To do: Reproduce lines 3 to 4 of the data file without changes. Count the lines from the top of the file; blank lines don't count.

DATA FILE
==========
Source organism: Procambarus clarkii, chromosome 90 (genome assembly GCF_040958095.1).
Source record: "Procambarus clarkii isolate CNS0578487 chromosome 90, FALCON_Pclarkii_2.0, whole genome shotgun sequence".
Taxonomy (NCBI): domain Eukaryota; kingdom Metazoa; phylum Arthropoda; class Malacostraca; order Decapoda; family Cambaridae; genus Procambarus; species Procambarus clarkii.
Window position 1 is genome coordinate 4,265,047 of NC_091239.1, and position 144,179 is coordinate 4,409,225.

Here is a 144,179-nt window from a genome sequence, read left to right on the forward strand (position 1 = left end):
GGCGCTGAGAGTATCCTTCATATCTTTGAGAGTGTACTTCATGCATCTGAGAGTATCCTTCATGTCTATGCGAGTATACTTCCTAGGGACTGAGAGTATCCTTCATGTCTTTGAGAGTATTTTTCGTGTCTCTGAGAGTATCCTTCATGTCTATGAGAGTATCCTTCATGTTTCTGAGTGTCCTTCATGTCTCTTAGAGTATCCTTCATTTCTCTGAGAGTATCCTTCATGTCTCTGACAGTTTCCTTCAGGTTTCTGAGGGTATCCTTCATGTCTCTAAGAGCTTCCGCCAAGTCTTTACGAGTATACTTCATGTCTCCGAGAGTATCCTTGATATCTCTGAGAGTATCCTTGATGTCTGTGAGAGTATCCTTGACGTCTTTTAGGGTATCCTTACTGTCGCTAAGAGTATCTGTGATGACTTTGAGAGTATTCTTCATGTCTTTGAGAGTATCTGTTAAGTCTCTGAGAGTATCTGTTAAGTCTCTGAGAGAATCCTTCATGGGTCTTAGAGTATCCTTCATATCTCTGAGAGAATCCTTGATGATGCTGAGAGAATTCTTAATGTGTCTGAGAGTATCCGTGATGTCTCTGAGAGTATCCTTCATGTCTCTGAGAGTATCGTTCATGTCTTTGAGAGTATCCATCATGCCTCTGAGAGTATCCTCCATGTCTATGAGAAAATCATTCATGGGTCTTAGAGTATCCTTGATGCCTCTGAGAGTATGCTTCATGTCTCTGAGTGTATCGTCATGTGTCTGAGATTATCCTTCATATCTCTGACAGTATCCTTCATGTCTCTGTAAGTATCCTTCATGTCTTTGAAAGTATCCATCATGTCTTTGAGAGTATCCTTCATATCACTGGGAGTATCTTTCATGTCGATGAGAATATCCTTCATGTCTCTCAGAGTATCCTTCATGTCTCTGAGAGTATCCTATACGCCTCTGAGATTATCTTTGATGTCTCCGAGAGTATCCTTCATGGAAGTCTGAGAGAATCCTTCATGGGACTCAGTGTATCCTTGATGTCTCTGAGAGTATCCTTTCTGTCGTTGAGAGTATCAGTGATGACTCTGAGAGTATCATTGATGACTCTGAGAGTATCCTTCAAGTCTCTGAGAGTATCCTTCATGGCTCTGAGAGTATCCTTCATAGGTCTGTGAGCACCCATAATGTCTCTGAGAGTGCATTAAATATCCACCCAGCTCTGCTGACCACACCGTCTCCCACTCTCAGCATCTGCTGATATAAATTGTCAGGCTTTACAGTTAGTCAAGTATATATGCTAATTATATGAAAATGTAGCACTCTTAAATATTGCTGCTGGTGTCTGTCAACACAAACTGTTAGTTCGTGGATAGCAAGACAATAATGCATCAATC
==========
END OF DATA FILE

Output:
Taxonomy (NCBI): domain Eukaryota; kingdom Metazoa; phylum Arthropoda; class Malacostraca; order Decapoda; family Cambaridae; genus Procambarus; species Procambarus clarkii.
Window position 1 is genome coordinate 4,265,047 of NC_091239.1, and position 144,179 is coordinate 4,409,225.